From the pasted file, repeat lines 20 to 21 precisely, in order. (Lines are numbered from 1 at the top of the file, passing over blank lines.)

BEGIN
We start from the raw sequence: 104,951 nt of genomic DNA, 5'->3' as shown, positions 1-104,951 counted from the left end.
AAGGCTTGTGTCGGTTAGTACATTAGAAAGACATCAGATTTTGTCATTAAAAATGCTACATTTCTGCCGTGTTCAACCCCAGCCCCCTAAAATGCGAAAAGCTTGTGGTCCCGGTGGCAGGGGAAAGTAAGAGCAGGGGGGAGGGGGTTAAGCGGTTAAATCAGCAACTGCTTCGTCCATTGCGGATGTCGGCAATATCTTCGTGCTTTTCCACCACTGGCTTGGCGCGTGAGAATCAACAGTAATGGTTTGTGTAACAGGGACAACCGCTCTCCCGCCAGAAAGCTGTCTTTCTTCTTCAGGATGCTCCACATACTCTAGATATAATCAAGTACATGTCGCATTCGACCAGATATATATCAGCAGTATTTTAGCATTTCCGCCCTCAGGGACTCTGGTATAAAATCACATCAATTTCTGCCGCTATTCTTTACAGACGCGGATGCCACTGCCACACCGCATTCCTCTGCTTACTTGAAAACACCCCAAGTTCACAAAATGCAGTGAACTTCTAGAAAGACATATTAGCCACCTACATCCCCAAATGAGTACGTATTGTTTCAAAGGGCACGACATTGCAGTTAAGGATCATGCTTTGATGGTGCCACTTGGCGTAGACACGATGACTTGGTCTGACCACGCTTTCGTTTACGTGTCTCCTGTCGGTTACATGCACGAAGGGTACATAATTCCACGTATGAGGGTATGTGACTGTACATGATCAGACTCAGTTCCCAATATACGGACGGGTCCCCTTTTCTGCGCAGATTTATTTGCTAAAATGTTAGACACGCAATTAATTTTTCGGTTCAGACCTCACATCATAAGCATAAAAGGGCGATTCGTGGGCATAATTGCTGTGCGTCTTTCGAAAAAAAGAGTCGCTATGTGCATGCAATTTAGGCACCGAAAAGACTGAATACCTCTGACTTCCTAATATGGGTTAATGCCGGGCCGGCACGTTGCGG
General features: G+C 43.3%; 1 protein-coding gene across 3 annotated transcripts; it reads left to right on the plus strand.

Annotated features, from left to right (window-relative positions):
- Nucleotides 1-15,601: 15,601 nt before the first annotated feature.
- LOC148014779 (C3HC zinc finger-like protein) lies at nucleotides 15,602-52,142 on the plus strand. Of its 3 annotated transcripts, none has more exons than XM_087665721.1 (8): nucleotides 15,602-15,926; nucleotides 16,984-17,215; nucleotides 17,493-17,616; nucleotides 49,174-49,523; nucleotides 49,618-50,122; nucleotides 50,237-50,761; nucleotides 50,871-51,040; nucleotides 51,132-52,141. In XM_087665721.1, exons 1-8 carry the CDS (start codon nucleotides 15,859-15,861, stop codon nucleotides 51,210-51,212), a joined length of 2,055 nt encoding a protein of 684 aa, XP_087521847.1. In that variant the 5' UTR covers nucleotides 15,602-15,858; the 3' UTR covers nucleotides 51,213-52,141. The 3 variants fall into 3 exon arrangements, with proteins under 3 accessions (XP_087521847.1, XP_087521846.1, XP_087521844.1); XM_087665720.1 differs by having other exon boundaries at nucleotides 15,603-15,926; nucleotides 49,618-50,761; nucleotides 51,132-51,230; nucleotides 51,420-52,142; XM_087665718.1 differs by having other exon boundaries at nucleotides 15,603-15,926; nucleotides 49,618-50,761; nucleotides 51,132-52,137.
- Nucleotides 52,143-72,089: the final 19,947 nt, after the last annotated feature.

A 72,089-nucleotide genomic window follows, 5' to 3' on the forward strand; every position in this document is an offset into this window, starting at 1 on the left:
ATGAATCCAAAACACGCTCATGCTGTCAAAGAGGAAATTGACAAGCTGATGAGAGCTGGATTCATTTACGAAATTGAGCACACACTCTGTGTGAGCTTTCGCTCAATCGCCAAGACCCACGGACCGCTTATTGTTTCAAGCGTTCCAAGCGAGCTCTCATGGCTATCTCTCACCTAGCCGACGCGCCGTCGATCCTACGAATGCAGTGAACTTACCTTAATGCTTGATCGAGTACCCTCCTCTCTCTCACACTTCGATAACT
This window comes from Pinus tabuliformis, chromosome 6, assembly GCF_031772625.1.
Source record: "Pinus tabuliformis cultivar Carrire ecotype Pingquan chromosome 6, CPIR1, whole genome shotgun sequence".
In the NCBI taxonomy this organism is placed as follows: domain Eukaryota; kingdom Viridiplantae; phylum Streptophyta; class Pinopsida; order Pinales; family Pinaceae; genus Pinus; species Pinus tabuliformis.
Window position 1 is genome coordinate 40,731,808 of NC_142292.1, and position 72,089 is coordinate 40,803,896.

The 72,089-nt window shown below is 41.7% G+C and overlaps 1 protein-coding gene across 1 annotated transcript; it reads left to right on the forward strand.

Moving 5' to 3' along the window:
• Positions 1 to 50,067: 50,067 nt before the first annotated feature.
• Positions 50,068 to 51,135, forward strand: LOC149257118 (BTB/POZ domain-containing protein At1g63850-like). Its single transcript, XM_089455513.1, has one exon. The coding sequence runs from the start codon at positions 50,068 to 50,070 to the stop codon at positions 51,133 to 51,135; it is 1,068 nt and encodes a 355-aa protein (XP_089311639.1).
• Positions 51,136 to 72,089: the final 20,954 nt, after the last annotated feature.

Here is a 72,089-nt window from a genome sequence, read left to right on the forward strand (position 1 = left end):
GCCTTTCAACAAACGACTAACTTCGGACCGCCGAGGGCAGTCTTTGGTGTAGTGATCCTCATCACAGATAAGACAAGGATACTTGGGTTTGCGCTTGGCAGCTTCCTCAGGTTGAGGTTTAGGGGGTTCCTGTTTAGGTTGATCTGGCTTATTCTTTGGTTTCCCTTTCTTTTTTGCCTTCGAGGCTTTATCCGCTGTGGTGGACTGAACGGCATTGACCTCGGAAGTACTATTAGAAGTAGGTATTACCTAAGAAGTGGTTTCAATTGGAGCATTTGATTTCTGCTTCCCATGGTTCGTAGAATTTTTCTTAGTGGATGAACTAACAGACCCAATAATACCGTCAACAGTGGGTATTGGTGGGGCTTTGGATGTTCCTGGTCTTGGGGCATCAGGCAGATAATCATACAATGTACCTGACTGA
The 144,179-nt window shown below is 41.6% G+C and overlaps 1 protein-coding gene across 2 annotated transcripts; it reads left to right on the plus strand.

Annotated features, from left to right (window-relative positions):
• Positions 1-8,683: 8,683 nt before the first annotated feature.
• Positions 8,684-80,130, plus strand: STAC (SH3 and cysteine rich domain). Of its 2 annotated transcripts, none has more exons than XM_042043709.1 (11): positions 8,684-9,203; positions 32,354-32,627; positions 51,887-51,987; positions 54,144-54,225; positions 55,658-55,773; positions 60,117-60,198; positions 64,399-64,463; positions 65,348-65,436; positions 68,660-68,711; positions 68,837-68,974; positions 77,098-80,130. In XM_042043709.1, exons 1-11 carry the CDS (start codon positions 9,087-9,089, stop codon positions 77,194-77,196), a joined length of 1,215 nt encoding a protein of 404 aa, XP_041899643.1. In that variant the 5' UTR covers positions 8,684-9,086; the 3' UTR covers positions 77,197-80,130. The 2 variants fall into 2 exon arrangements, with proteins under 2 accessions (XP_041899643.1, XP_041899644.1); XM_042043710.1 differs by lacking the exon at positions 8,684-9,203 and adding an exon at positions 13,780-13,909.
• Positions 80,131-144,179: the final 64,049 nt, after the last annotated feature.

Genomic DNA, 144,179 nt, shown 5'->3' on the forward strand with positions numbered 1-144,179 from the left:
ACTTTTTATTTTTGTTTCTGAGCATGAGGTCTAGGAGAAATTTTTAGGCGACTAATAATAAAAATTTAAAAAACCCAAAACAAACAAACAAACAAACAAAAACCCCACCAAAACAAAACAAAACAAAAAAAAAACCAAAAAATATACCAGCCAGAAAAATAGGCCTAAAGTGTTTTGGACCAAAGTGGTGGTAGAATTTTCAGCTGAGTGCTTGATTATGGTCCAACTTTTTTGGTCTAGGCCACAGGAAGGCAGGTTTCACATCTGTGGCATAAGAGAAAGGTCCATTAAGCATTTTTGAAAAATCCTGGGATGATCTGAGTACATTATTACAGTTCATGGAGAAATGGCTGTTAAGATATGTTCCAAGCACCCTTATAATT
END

GCCTTTCAACAAACGACTAACTTCGGACCGCCGAGGGCAGTCTTTGGTGTAGTGATCCTCATCACAGATAAGACAAGGATACTTGGGTTTGCGCTTGGCAGCTTCCTCAGGTTGAGGTTTAGGGGGTTCCTGTTTAGGTTGATCTGGCTTATTCTTTGGTTTCCCTTTCTTTTTTGCCTTCGAGGCTTTATCCGCTGTGGTGGACTGAACGGCATTGACCTCGGAAGTACTATTAGAAGTAGGTATTACCTAAGAAGTGGTTTCAATTGGAGCATTTGATTTCTGCTTCCCATGGTTCGTAGAATTTTTCTTAGTGGATGAACTAACAGACCCAATAATACCGTCAACAGTGGGTATTGGTGGGGCTTTGGATGTTCCTGGTCTTGGGGCATCAGGCAGATAATCATACAATGTACCTGACTGA
The 144,179-nt window shown below is 41.6% G+C and overlaps 1 protein-coding gene across 2 annotated transcripts; it reads left to right on the plus strand.